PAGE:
In 1962, Harold Macmillan’s home secretary Henry Brooke warned that if the government did not “prevent two nations developing geographically” – a poor north and a rich south – “our successors will reproach us as we reproach the Victorians for complacency about slums and ugliness”. Ever since, politicians have lamented the north-south divide. Yet England, the largest part of a fragile multinational state, has remained Europe’s most regionally imbalanced country. It contains both northern Europe’s richest region (west London) and six of its poorest (including South Yorkshire and the Tees Valley).
Through its promotion of the “Northern Powerhouse”, David Cameron’s government paid rhetorical tribute to the north of England and achieved some policy successes (such as the establishment of Transport for the North, the UK’s first pan-northern government body). But the north still suffers from a significant democratic deficit.
Analysis by the IPPR North think tank has shown that since 2009/10 public spending has fallen by £6.3bn in real terms in the north of England – more than in any other UK region – but risen by £3.2bn in the south-east and south-west. Average household wealth in the south-east is £381,000, twice as high as the north-east’s £163,000. And London has received twice as much transport spending per head as the north. It is often quicker and cheaper to travel from London to Paris than from London to Newcastle. Or try taking a train from Leeds to Newcastle to understand how frustrated those living in the north are by poor transport infrastructure.
Economic and social inequalities are matched by political ones. While Mayor Sadiq Khan and First Minister Nicola Sturgeon act as advocates for London and Scotland, the north of England has no equivalent politician of national prominence. As the academic Katy Shaw noted in a recent piece for the New Statesman website, “the Northern Powerhouse minister does not have a budget, or a cabinet seat”.
The disaffection of many northern voters was reflected in the region’s decisive support for Leave in the 2016 EU referendum – understood by many as a revolt against Westminster as much as Brussels. But as the government has become mired in the Brexit negotiations, the underlying causes of that Leave vote have been neglected. It was in this context that 33 northern newspapers and websites, including the Manchester Evening News, the Yorkshire Post and the Liverpool Echo, launched the “Power Up the North” campaign on 10 June with simultaneous front pages – a welcome demonstration of regional solidarity.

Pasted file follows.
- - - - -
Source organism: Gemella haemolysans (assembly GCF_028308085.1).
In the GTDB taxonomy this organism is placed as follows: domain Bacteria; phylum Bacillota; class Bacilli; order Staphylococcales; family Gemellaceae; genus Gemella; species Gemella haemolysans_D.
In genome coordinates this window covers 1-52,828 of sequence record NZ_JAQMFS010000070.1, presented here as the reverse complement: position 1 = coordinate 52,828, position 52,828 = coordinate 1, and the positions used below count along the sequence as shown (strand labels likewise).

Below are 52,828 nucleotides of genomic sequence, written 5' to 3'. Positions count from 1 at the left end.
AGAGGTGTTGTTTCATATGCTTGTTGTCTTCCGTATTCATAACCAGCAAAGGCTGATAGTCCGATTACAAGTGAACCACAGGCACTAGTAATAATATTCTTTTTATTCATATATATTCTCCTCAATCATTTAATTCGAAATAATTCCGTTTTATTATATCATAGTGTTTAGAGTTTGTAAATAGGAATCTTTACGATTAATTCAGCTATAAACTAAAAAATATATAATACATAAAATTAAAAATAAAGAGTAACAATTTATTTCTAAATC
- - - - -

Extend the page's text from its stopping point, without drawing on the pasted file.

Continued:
Their demands include a new cross-region rail line that would transform the north’s transport system; a bespoke industrial strategy; greater investment in higher and further education, digital infrastructure and affordable housing; and the devolution of powers and funding.
The Brexit vote, like the Scottish independence referendum of 2014, was a warning to Westminster. Yet the front-runner for the Conservative leadership, Boris Johnson, is pursuing an arid agenda of regressive tax cuts – targeted at ageing Tory party members – and a no-deal Brexit, which would devastate what remains of British manufacturing.
For too long, the north of England has been ignored, insulted or patronised. If this continues, the kingdom will become ever more disunited.
Mother of parliaments
In January, the Labour MP Tulip Siddiq delayed her scheduled Caesarean birth – because there was no other way for her to vote against Theresa May’s Brexit deal. The resulting publicity hastened a trial of proxy voting for new parents, which already had cross-party support.
Now her fellow MP Stella Creasy has highlighted another injustice: the Independent Parliamentary Standards Authority, which regulates pay and expenses, does not “recognise” the need for maternity leave. It will not grant funds for paid cover to take over constituency and campaigning work.
Dr Creasy has written movingly about her two previous miscarriages, during which she continued to work, and her fears for her latest pregnancy. She has previously been trolled for her childlessness by anti-abortion campaigners, and her political opponents have highlighted their own families on campaign literature “to demonstrate how I was deficient”.
In politics, childless women face suggestions that they are inadequate, work-obsessed or emotionally lacking. At the same time, parents – particularly mothers – are not given sufficient support to juggle family life and serve their constituents. We support Dr Creasy’s campaign and wish her well.
This article appears in the 19 Jun 2019 issue of the New Statesman, Bad news